Look back from the future and win a watch

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The Independent Online
LAST week's icon of the Eighties - shoulder pads - had several of you dusting off video-ed reruns of 'cult' TV shows: Dallas reminded Colin Edwards of Worthing, West Sussex, how by wearing these accessories, 'the 'weaker sex' could topple and replace the most powerful men'. David Kay of Botley, Oxford, reported that the style known as 'Dynasty' implied 'enhanced sexual appeal and fertility'.

This week's winner, however, is Paul Kearns of Denbigh, Clwyd, who wins an Oris watch.

This down-filled example, dated 1989, is one of the left shoulder pads of Dame Barbara Cartland. The author was renowned for wearing pink, and this example is a strong shade of rose.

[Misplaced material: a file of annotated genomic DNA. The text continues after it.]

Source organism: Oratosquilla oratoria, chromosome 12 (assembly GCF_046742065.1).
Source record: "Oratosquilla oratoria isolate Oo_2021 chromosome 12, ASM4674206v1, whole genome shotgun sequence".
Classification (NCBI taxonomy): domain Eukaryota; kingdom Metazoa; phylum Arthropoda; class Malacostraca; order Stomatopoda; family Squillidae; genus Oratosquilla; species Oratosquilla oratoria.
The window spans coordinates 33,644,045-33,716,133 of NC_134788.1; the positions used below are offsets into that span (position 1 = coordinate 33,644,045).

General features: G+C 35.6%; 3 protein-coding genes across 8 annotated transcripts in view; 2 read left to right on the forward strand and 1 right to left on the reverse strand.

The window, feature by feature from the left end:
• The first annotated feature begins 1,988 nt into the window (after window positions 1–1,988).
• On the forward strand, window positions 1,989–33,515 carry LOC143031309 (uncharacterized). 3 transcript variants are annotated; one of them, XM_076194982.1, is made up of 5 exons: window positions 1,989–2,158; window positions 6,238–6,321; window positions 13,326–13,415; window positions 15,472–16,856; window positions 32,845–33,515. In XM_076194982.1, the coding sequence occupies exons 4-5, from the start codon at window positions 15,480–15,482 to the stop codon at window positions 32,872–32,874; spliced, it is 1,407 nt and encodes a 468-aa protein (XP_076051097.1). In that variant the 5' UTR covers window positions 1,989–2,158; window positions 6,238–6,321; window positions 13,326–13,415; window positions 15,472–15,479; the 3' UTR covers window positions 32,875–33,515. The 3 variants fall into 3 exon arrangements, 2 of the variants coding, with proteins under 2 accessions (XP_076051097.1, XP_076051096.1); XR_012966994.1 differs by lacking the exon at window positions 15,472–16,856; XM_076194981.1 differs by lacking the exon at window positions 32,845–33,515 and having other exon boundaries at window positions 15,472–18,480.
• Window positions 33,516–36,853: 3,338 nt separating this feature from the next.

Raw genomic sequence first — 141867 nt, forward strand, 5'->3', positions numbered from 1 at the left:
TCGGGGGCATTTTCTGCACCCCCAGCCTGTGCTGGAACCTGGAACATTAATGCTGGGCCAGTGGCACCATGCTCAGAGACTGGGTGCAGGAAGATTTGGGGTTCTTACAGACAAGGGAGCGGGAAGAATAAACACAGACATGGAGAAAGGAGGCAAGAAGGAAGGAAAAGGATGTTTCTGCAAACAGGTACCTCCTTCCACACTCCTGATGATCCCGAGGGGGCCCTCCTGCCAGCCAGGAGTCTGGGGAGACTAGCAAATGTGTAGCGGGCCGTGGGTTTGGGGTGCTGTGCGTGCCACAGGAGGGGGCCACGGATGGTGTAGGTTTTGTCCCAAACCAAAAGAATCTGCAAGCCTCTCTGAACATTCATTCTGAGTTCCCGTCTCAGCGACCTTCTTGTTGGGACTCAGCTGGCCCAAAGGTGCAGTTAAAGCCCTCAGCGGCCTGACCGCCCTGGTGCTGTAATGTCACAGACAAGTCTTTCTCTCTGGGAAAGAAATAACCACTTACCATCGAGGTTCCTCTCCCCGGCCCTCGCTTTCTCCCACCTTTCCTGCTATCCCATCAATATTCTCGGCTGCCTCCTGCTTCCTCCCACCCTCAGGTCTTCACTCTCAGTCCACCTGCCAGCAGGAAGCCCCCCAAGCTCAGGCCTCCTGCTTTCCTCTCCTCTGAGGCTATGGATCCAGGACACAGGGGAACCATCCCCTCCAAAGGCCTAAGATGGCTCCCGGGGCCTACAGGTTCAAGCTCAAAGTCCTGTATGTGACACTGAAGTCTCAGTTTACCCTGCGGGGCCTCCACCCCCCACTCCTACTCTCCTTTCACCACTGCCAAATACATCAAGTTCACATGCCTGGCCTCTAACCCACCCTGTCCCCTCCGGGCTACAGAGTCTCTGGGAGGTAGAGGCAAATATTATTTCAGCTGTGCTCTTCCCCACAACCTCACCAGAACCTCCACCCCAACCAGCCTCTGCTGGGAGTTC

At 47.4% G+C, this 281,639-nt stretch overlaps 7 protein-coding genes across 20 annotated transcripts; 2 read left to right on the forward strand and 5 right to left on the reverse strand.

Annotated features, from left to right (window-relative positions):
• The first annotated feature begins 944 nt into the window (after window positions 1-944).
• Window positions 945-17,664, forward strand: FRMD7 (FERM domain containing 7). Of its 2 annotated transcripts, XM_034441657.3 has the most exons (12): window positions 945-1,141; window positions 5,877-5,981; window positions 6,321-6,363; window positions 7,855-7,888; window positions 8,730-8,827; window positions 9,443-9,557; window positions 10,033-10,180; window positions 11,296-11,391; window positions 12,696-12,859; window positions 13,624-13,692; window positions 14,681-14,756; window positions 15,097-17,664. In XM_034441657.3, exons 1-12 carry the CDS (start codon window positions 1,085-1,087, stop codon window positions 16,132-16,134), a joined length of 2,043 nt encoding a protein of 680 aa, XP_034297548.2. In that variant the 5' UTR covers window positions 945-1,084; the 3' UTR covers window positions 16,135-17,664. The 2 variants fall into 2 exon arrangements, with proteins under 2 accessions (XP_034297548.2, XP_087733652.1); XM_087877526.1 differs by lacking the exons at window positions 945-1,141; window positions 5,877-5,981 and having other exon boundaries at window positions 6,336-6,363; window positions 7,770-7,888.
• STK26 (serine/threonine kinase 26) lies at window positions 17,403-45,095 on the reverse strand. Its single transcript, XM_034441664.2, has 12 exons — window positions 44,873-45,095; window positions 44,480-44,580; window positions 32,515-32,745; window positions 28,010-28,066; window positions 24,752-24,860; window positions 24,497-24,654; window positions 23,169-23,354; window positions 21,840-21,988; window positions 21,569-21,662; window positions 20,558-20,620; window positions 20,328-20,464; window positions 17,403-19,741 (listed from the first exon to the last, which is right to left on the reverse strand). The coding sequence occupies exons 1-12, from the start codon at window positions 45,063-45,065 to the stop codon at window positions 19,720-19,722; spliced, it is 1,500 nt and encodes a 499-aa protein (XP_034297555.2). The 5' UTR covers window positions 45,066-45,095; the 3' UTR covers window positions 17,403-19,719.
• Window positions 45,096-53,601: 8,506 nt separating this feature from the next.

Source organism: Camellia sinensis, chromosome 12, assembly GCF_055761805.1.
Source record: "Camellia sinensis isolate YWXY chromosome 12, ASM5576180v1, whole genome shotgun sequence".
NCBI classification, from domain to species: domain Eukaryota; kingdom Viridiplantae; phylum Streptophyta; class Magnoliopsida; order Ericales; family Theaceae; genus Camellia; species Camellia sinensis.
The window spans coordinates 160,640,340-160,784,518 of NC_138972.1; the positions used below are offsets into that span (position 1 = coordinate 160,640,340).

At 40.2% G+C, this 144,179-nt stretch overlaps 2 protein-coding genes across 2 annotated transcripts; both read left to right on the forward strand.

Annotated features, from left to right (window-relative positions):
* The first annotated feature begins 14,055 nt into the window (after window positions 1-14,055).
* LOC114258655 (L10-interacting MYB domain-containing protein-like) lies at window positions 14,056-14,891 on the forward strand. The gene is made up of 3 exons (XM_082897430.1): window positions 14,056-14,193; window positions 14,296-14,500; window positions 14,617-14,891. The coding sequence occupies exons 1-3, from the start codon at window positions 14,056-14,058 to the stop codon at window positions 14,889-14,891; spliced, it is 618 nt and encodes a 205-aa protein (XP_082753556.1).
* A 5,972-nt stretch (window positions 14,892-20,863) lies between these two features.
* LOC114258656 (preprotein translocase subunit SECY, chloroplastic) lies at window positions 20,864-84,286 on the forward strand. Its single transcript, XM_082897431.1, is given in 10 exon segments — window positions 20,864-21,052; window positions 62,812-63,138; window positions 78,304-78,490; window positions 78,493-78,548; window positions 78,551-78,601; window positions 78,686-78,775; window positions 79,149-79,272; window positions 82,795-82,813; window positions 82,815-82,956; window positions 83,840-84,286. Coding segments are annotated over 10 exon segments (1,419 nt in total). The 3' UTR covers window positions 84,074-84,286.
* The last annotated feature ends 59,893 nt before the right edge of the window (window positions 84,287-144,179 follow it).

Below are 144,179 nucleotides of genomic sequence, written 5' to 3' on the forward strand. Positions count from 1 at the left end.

An indication of the item's authenticity is given by tiny traces of canine hair: Dame Barbara was particularly fond of the pekinese, a breed that incurred national disfavour after the despoliation of Hong Kong.

Detachable from a deep pink evening dress, the present item was originally one of two. This is sadly symbolic of a misfortune that beset the wearer's extended family around the time of its creation.

By 2020, 'The Cartland Diaries' were firmly established as an element of university literature courses; and it is for its omission from this vast work, rather than for its intrinsic merit, that this arguably pretty shoulder pad is of singular interest to the discerning collector of Cartland memorabilia.

The next subject in our Time Pieces competition is Compact Discs. We invite you to imagine it is the year 2093 and to write the catalogue entry for the auction of this icon of the Eighties - in 150 words or fewer. The prize is an Oris watch worth pounds 200 (which can be seen on page 11 of today's Magazine).

Send your entries, to arrive by Wednesday, to: Oris Competition, Weekend, the Independent, 40 City Road, London EC1Y 2DB.

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